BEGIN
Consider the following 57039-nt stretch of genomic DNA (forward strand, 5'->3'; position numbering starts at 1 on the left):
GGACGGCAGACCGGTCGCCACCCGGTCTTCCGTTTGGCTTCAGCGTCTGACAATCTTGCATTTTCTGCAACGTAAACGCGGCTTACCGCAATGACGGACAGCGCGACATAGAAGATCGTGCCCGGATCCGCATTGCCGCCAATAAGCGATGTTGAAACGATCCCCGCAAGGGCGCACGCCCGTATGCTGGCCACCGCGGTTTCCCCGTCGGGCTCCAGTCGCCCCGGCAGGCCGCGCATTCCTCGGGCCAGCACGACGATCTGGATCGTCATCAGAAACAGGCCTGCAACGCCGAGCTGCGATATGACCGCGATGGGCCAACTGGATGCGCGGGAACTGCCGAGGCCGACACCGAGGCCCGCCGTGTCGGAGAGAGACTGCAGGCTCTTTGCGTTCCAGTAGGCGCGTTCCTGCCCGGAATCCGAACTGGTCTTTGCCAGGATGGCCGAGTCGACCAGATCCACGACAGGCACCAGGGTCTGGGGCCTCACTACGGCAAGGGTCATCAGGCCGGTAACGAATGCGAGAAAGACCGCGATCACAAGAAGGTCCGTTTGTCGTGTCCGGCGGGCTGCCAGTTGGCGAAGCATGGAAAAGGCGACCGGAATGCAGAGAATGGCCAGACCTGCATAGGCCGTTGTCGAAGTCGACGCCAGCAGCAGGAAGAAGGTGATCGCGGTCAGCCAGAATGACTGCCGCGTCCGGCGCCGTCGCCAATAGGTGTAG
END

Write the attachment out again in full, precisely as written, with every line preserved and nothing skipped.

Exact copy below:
Consider the following 57039-nt stretch of genomic DNA (forward strand, 5'->3'; position numbering starts at 1 on the left):
GGACGGCAGACCGGTCGCCACCCGGTCTTCCGTTTGGCTTCAGCGTCTGACAATCTTGCATTTTCTGCAACGTAAACGCGGCTTACCGCAATGACGGACAGCGCGACATAGAAGATCGTGCCCGGATCCGCATTGCCGCCAATAAGCGATGTTGAAACGATCCCCGCAAGGGCGCACGCCCGTATGCTGGCCACCGCGGTTTCCCCGTCGGGCTCCAGTCGCCCCGGCAGGCCGCGCATTCCTCGGGCCAGCACGACGATCTGGATCGTCATCAGAAACAGGCCTGCAACGCCGAGCTGCGATATGACCGCGATGGGCCAACTGGATGCGCGGGAACTGCCGAGGCCGACACCGAGGCCCGCCGTGTCGGAGAGAGACTGCAGGCTCTTTGCGTTCCAGTAGGCGCGTTCCTGCCCGGAATCCGAACTGGTCTTTGCCAGGATGGCCGAGTCGACCAGATCCACGACAGGCACCAGGGTCTGGGGCCTCACTACGGCAAGGGTCATCAGGCCGGTAACGAATGCGAGAAAGACCGCGATCACAAGAAGGTCCGTTTGTCGTGTCCGGCGGGCTGCCAGTTGGCGAAGCATGGAAAAGGCGACCGGAATGCAGAGAATGGCCAGACCTGCATAGGCCGTTGTCGAAGTCGACGCCAGCAGCAGGAAGAAGGTGATCGCGGTCAGCCAGAATGACTGCCGCGTCCGGCGCCGTCGCCAATAGGTGTAG